That evening I was a complete mess. I was an oil monster, angry as could be, and just all out miserable. I felt awful and no matter how hard I tried I could not get excited about the concert. I kept thinking, “What’s wrong with me?!” David was on pins and needles around me and I was dying for the concert to be over already.

Half way through the concert I started thinking, “Could I be? No, we just started trying. Maybe? No way, it’s too early to start feeling symptoms yet.” And then, “Maybe I should just take a pregnancy test to be sure.”

I voiced my thoughts to David on the way home. He was kind of bewildered, “But we just started trying.” I let out a sigh, “I know.” I was such a cranky pants. The more I thought about it though, the more I started to get that excited butterfly feeling in my stomach.

The next day David and I went to Kroger’s and picked up a pregnancy test. I was so nervous. The test said it was most likely too early to tell, but I took it anyways. A few minutes later (it felt like hours), I checked the test. And sure enough, two very faint lines appeared. I was pregnant.

I was confused, “Why was it so faint? Is it like a kind of pregnant? That’s ridiculous Caitrin, you can’t be kind of pregnant. Maybe it’s so faint because it’s so early.” I came out of the bathroom and told David I was pregnant. “Already?” We were both shocked. Complete and utter shock.

We were excited, but shocked. We thought it would take longer. It hadn’t even been close to a month since we started trying. We decided to wait a week and take another test. By the following week I was excited, we were both extremely excited. The news had finally sunk in and I was very happy to finally be a mommy. And David had wrapped his head around being a dad and was also happy. He’d already been talking to my tummy and we had mentally adjusted to the news. We were ready.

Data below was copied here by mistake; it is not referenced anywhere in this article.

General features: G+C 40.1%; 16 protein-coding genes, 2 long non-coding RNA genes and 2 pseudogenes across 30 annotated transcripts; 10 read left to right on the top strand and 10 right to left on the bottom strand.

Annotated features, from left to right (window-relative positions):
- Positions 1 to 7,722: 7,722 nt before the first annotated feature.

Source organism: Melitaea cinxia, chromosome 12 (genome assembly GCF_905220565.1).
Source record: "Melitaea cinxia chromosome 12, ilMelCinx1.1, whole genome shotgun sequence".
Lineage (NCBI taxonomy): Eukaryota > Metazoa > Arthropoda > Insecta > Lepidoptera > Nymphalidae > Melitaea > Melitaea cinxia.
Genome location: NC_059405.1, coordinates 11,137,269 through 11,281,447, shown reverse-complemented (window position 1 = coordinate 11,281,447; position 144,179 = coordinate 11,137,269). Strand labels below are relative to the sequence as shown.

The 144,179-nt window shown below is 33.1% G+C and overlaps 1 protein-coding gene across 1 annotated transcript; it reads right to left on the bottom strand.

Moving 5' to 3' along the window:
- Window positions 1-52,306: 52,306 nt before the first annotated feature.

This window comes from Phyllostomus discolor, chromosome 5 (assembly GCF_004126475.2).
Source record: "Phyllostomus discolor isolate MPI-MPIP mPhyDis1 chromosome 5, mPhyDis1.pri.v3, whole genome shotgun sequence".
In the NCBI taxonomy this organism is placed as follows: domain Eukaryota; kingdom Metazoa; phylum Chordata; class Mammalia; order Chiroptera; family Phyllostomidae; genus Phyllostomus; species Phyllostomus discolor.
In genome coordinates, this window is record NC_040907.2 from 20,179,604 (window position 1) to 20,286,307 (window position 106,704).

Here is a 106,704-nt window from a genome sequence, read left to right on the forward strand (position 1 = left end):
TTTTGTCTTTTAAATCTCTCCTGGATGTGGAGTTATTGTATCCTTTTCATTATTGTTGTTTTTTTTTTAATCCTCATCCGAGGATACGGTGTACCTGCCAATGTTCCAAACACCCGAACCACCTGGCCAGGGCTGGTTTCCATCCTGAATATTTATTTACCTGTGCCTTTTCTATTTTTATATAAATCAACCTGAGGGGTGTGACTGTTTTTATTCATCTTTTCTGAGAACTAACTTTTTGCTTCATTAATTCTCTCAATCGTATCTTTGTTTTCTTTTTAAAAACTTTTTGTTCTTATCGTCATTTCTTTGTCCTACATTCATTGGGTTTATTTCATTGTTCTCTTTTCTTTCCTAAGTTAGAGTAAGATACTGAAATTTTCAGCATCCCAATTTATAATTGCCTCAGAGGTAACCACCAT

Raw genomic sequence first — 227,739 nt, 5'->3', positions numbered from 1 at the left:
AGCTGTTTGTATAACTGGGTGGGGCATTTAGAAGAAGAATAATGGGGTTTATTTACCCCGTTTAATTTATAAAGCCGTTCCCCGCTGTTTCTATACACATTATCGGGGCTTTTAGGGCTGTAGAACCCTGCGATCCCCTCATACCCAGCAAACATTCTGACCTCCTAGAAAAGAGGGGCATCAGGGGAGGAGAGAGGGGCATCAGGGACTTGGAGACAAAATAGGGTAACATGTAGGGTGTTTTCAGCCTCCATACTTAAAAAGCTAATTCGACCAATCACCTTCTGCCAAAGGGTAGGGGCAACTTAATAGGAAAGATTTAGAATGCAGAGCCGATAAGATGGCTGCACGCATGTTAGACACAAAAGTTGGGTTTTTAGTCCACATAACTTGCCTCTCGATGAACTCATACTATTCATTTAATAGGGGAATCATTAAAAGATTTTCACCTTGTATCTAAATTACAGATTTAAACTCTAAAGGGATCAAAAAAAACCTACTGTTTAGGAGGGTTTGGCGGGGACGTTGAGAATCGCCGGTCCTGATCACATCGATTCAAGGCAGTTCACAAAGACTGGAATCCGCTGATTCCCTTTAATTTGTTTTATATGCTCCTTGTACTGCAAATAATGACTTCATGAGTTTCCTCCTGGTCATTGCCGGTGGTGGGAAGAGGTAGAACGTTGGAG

I took the second test first thing in the morning. I was exhausted, so I went back to bed while it did it’s magic. David told me he would check it when he got up for the morning. I woke up to him saying my name, “Caitrin, there is only one line.” My eyes shot open. I’d lost the baby. It’d only been a week and I’d lost the baby. I sobbed and sobbed. I wrapped my arms around my tummy and kept apologizing to my dead baby. I was completely and utterly heartbroken.

A couple of hours later I got up for the day. I went into the bathroom and looked at the pregnancy test. There were two lines, they were just super faint. I came out of the bathroom, pregnancy test in hand, and said, “David, I’m still pregnant. You read the test wrong. You read the freaking test wrong David.” I’m shaking my head, rolling my eyes, and he’s looking at me with his confused, “What?” eyes. I’d gone through all of that heartbreak for no reason. I wasn’t even mad, just, “Really David, really? Thanks a lot.”

Lesson for all you ladies who want to have kids, don’t let your husband interpret the test. And if you start hating something you’ve always loved, take a pregnancy test.

And the good news? Brielle’s first concert was to see Billy Joel.